Google's parent company Alphabet is reportedly looking for construction firms to start work on its new London headquarters in King's Cross district, after it revived the project.
The company is believed to have sent out invitations to real estate developers to pitch in for the construction work, people familiar with the plan told Bloomberg. Google originally got an approval from the local government to build its new UK headquarters in 2013. Filing suggests that the 2.4 acre project would have a swimming pool, a roof top running track and space for 5,000 employees.
After the tech giant had agreed to buy land from King's Cross Central LP in January 2013, it expected to move into the new premises by 2015. Construction was expected to start by the end of 2013, but the plan was delayed for a more ambitious project.
The company now plans to start construction for the new headquarters before the end of 2017.
A few months after the government had approved it project, Google had scrapped the plan to move into to the new building and pushed the plan to 2017. Joe Borrett, head of real estate and construction at Google told the Telegraph, "We have a great plan for the new building, but we want to challenge ourselves to do something even better for Google, Kings Cross and for the local community."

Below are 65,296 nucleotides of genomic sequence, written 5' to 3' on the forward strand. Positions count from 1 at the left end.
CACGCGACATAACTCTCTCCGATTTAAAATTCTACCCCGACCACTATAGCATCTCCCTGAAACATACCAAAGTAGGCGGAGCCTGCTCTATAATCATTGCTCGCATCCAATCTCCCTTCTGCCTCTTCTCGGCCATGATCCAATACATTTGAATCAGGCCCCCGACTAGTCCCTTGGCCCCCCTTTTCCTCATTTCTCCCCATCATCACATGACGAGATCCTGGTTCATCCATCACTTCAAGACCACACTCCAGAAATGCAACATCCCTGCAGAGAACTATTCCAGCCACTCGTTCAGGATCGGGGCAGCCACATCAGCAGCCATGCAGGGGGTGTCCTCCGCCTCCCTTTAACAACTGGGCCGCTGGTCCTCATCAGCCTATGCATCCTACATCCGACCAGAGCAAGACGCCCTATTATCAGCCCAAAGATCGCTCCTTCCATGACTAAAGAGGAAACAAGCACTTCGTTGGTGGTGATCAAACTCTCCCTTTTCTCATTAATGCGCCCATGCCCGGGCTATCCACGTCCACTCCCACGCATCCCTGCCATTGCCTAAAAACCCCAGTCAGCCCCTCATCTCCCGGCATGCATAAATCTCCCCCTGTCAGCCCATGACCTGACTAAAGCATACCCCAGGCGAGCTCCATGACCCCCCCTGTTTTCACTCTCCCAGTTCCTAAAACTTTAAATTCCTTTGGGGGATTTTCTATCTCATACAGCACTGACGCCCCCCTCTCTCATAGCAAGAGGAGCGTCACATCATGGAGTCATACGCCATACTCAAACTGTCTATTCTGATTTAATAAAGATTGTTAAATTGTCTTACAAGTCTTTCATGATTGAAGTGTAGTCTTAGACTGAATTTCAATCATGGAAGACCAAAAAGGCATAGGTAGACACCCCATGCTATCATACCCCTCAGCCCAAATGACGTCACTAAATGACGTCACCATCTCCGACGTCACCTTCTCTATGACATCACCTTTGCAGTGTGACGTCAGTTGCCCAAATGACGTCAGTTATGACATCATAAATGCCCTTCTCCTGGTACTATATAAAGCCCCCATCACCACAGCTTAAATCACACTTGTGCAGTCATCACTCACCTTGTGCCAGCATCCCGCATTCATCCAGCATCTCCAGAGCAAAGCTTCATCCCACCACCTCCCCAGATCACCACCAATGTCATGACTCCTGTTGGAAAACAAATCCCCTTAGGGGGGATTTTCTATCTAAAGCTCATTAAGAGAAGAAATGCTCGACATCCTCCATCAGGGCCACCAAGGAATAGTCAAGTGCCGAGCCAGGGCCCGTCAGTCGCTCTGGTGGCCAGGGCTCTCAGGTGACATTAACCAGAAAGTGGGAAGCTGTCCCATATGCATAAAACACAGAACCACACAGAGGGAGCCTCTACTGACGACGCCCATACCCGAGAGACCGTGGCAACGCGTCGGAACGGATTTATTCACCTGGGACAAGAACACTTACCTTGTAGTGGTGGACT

According to the filing, Google had said a "significant proportion of the 5,000-plus staff would be new jobs". The company would also move some of its employees from buildings it leases in Victoria district and near the Tottenham Court Road tube station. The filing suggests about 16 stores would be built on the ground floor of the new building and King Cross Central will. As part of the deal Kings Cross Central will own the shops.
The application for the site was made by Argent (King's Cross). The London-based real estate developer is one of the owners of King's Cross Central LP, together with London & Continental Railways and DHL.